Fresh seafood in Australia: hard to top

Every time I’ve visited Australia, I never get tired or bored of the seafood here. Given that Australia is an island country that’s pretty far removed from the rest of the world, it is not surprising that they have endless flora, fauna, and ocean life that is not only quite unique, but extremely delicious. And being up in Queensland, we’re in the midst of the tropics up here. And when doing research for this Bundaberg trip, I came across this open-air seafood spot that looked interesting called Grunske’s by the River. It’s one of just a small number of seafood processors in Queensland that also sells direct to the public via their little market, as well as via prepared foods and their casual restaurant setup.

Given that shellfish is quite expensive everywhere, we rarely have full-on seafood meals ever. But if you are going to do it, it should probably be here! So we had an indulgent meal at Grunske’s this early afternoon after our arrival in Bundaberg. We decided on the hot and cold seafood platter, which included crumbed local fish bites, sea scallops, and calamari; grilled scallops on the half shell with garlic butter; Coffin Bay (South Australia) oysters, local wild caught massive prawns, Moreton Bay bugs (basically like the lesser known but just as expensive cousins of lobsters!), cooked sand crab, and pear and rocket (arugula) salad. This was all served alongside chips (fries), tartare sauce, seafood sauce, and plenty of lemon wedges.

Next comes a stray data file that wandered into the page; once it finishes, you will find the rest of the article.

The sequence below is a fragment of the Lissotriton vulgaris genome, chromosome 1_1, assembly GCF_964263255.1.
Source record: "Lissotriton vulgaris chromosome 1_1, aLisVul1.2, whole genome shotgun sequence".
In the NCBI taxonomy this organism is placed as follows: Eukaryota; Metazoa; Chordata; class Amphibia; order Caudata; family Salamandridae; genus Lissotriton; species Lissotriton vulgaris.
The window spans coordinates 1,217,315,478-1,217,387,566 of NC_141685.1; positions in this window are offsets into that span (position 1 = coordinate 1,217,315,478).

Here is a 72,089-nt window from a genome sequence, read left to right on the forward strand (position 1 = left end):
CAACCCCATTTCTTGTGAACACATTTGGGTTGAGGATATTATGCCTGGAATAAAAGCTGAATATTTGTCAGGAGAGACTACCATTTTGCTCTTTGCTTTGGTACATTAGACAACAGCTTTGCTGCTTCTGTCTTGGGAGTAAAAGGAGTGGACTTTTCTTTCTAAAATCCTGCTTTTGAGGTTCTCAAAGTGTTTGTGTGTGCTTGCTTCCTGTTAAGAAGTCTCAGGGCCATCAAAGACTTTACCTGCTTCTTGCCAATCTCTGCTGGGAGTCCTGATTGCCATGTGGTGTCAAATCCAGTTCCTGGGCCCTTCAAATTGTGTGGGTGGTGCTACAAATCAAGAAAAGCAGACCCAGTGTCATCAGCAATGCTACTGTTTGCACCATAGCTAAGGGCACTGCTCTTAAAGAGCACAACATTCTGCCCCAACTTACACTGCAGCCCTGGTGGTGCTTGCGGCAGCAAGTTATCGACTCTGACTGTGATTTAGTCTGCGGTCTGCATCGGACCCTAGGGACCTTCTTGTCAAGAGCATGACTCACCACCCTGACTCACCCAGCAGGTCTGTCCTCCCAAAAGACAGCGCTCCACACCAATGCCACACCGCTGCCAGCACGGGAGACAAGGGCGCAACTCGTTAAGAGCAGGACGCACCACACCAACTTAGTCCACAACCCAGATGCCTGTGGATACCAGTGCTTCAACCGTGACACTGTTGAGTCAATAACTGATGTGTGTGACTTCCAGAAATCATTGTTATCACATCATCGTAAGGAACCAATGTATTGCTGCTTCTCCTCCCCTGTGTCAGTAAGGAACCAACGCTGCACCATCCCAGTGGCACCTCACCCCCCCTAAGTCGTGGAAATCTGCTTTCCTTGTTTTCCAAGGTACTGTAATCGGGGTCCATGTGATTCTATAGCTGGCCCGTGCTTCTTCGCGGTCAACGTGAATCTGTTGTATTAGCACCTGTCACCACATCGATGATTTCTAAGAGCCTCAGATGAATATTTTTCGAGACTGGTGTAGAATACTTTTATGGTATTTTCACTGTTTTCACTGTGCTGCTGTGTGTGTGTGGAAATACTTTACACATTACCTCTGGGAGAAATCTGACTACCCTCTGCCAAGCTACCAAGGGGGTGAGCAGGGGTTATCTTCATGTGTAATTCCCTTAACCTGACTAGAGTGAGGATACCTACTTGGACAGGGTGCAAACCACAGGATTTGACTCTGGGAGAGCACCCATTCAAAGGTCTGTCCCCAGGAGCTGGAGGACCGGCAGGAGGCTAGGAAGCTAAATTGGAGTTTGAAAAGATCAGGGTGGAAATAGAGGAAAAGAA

I still remember the very first time I saw scallops served on the half shell in Australia back in 2012 when I first came. In that moment, I realized I had never seen scallops in their shell, period, ever. So I had no idea they looked like that and was completely stunned, not only by how pretty they looked, but also my own ignorance for not even knowing what a scallop shell even looked like! It presents very well and almost even makes the scallops taste better because they seem fresher and more natural! These scallops were fat, juicy, sweet, and meaty. The sand crab was also surprising; it was served cold, and like Maryland crabs, most of their meat is in the body versus the legs. So I spent quite some time picking out all the meat, and it was definitely worth the effort. The flesh was also very sweet and meaty. The Moreton Bay bugs, as per usual, were delicious and sweet, and the restaurant made it easy to take the meat out of the shells by cutting each bug in half for us, so no cracking was needed. What may have been the most stunning in terms of presentation were the prawns, though. Although we do have easier and cheaper access to prawns/shrimp in the U.S., it is rare to see prawns of this sheer size — almost the size of my whole hand! These were also perfectly cooked and not even a bit rubbery. They were also a very deep, bright orange and red color. If I hadn’t known any better, I would have thought these prawns were fake, for display and not eating. But that’s how gorgeous and spectacular seafood is here in Australia!

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